31. On scrutiny of the evidence I am of the holding that between the discovery of the carcass and arrest of the appellant there is no intervening factors to weaken the inference of guilty. It is clear that witnesses PW1, PW3, PW4 and PW5 visited the scene. They immediately noticed footprints which assisted them to arrest the appellant. The chain of events as described by the prosecution witnesses is free from error or mistake regarding arrest of appellant.
32. This level of circumstantial evidence unerringly points to the guilty of the appellant. The legal principles on circumstantial evidence have been clearly spelt out in various case law to guide this court. In the case of ABANGA Alias ONYANGO Vs. REPUBLIC CR. APPEAL No. 32 of 1990. The court stated thus:
“It is settled law that when a case rests entirely on circumstantial evidence, such evidence must satisfy three tests:
(i) The circumstances from which an inference of guilty
is sought to be drawn, must be cogently and firmly
(ii) Those circumstances should be a definite tendency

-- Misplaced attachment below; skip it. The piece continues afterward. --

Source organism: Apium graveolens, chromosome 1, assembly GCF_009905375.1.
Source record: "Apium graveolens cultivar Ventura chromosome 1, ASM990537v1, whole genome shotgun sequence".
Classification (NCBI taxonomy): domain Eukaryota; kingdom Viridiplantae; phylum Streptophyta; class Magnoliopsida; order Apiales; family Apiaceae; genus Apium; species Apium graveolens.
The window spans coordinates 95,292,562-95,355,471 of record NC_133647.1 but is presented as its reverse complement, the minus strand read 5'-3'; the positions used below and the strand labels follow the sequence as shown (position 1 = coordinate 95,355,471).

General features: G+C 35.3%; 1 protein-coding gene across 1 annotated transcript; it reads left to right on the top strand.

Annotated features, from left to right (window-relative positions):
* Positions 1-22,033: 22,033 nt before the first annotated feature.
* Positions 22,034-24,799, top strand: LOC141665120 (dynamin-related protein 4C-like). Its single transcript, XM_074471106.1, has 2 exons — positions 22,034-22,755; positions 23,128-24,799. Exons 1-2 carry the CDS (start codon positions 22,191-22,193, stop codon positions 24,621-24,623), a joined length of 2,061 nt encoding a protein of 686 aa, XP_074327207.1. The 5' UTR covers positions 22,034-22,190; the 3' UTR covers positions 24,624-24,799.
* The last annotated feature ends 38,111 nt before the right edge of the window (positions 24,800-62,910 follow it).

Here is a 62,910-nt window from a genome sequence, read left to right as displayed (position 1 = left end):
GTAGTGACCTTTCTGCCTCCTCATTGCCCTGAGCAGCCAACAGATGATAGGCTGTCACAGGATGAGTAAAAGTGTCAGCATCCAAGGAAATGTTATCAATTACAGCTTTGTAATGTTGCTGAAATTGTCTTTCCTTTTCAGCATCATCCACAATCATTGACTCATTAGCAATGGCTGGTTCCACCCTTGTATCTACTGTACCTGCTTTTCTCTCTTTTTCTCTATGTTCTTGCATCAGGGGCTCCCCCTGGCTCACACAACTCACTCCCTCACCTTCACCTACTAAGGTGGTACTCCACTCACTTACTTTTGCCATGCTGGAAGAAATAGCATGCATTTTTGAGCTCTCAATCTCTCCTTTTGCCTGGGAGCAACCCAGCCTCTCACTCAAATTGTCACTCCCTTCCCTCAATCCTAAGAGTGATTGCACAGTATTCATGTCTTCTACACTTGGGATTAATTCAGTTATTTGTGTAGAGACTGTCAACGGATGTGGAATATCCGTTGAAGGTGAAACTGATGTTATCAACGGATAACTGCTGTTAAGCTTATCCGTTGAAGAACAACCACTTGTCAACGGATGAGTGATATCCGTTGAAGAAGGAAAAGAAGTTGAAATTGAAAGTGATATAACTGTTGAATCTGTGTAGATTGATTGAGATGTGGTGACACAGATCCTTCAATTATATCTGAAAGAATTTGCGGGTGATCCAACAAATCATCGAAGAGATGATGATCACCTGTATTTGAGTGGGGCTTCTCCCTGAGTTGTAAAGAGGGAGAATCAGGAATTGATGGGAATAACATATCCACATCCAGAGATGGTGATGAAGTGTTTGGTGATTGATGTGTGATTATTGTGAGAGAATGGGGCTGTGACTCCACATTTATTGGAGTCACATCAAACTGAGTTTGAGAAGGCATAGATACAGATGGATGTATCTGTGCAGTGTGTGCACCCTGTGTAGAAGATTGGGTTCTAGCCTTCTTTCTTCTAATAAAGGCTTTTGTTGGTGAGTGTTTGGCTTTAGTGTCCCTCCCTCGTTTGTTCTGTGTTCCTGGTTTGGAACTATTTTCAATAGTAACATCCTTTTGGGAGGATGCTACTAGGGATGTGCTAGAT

unerringly pointing towards guilt of the
(iii) The circumstances taken cumulatively should
form a chain so complete that there is no escape
from the conclusion that within all human
probability the crime was committed by the accused
and none else.”
The court also held in the case of SIMON MUSOKE Vs. REPUBLIC 1958 EA 75 thus:
“It is also necessary before arriving the inference of the accused’s guilt from circumstantial evidence to be sure that there are no other co-existing circumstances which would weaken or destroy the inference.”
33. In applying the test on circumstantial evidence to the instant case and guided by the authorities cited, I am of the considered opinion that the learned trial magistrate inferred the appellant guilt correctly. The evidence by PW1, PW3, PW4 and PW5 places the appellant at the scene of the crime.
There are no co-existing factors raised by the defence to dislodge the inference of guilty.
34. Secondly the appellant was also charged with possession of government trophy contrary to section 42(1) (b) of the Wildlife Conservation and Management Act. Under this section the element of the offence to be proved are:
1. Possession of a trophy
2. Lack of a certificate of ownership.
From the evidence by prosecution witnesses PW1, PW3, PW4, PW6, they confirmed that the 2 tusks and python skin were recovered from appellant’s compound.